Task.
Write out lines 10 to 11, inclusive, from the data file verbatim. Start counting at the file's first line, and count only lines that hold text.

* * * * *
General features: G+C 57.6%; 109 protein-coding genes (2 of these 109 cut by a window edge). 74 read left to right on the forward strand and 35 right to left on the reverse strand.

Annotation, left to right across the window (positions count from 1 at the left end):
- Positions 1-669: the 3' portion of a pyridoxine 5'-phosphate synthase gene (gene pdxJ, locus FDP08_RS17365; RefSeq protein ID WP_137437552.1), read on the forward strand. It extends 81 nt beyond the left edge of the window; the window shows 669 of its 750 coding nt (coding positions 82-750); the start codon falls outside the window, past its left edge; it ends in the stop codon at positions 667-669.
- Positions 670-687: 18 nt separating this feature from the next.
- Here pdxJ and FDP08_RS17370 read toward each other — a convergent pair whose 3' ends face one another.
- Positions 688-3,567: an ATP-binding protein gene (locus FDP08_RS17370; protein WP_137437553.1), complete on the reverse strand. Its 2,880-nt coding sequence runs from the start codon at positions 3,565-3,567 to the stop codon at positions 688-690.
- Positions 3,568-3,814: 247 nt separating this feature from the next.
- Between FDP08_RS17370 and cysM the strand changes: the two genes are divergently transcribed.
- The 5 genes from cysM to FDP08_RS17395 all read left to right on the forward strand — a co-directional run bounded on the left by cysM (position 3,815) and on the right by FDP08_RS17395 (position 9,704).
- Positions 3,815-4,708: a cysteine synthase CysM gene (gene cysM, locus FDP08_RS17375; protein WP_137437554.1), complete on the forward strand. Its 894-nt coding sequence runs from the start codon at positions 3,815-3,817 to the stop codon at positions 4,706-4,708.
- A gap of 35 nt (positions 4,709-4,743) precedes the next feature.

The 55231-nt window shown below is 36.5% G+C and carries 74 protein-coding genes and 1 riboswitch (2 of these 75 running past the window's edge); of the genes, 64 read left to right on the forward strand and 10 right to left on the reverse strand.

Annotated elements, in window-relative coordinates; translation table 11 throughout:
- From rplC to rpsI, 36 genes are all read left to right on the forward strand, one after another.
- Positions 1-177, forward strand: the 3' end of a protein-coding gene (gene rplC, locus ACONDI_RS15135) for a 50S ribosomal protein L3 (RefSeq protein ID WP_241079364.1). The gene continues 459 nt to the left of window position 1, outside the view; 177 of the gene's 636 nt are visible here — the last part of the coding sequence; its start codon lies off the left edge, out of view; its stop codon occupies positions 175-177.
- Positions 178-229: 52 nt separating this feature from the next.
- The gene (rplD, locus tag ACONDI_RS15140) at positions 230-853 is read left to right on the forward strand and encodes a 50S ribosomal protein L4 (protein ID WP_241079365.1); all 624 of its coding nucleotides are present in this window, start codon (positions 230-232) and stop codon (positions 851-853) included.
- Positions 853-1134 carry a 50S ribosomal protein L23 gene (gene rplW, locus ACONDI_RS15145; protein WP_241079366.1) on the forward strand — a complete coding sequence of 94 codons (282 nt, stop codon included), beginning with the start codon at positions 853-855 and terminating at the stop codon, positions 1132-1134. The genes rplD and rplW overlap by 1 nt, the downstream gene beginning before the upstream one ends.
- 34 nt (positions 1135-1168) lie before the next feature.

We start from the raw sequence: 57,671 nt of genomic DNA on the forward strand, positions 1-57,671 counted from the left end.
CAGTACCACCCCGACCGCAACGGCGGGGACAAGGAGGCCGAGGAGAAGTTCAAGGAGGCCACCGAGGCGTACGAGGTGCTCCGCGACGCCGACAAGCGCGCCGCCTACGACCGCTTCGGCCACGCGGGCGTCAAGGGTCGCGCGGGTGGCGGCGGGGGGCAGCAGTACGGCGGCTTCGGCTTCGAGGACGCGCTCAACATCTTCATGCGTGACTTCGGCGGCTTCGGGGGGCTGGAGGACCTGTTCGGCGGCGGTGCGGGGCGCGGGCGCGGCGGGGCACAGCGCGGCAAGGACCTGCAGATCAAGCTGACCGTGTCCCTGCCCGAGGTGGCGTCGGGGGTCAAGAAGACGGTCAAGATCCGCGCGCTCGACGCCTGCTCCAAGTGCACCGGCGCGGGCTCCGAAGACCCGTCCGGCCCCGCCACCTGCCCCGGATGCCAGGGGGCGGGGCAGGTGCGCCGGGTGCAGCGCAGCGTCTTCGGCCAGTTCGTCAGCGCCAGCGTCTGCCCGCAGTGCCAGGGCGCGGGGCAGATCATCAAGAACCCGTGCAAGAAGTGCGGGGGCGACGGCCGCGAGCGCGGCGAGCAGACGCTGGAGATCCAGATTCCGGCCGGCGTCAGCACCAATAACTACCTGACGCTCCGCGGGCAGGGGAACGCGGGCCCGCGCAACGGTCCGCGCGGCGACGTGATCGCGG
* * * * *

- Positions 3,815-4,708: a cysteine synthase CysM gene (gene cysM, locus FDP08_RS17375; protein WP_137437554.1), complete on the forward strand. Its 894-nt coding sequence runs from the start codon at positions 3,815-3,817 to the stop codon at positions 4,706-4,708.
- A gap of 35 nt (positions 4,709-4,743) precedes the next feature.